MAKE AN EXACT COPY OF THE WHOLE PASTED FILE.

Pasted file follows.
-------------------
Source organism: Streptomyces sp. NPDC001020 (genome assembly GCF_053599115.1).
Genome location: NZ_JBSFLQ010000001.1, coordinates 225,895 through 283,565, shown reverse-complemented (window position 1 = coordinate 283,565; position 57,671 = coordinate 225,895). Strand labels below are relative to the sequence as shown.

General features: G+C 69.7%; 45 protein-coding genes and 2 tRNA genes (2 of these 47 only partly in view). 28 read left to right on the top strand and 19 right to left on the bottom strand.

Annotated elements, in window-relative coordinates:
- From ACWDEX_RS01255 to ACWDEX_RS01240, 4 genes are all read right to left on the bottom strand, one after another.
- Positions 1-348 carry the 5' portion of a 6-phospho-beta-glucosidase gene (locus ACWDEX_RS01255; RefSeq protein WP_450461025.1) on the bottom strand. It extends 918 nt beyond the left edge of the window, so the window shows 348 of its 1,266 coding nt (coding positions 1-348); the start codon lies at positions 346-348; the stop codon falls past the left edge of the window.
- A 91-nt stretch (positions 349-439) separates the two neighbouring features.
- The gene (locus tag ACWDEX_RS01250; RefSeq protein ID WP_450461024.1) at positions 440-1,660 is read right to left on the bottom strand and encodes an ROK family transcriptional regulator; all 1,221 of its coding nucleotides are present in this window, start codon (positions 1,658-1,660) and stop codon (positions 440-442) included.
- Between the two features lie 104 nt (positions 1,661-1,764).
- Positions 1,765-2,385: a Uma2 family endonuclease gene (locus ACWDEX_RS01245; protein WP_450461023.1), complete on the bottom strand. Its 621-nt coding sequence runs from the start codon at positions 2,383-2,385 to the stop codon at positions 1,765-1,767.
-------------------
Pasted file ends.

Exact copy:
Source organism: Streptomyces sp. NPDC001020 (genome assembly GCF_053599115.1).
Genome location: NZ_JBSFLQ010000001.1, coordinates 225,895 through 283,565, shown reverse-complemented (window position 1 = coordinate 283,565; position 57,671 = coordinate 225,895). Strand labels below are relative to the sequence as shown.

General features: G+C 69.7%; 45 protein-coding genes and 2 tRNA genes (2 of these 47 only partly in view). 28 read left to right on the top strand and 19 right to left on the bottom strand.

Annotated elements, in window-relative coordinates:
- From ACWDEX_RS01255 to ACWDEX_RS01240, 4 genes are all read right to left on the bottom strand, one after another.
- Positions 1-348 carry the 5' portion of a 6-phospho-beta-glucosidase gene (locus ACWDEX_RS01255; RefSeq protein WP_450461025.1) on the bottom strand. It extends 918 nt beyond the left edge of the window, so the window shows 348 of its 1,266 coding nt (coding positions 1-348); the start codon lies at positions 346-348; the stop codon falls past the left edge of the window.
- A 91-nt stretch (positions 349-439) separates the two neighbouring features.
- The gene (locus tag ACWDEX_RS01250; RefSeq protein ID WP_450461024.1) at positions 440-1,660 is read right to left on the bottom strand and encodes an ROK family transcriptional regulator; all 1,221 of its coding nucleotides are present in this window, start codon (positions 1,658-1,660) and stop codon (positions 440-442) included.
- Between the two features lie 104 nt (positions 1,661-1,764).
- Positions 1,765-2,385: a Uma2 family endonuclease gene (locus ACWDEX_RS01245; protein WP_450461023.1), complete on the bottom strand. Its 621-nt coding sequence runs from the start codon at positions 2,383-2,385 to the stop codon at positions 1,765-1,767.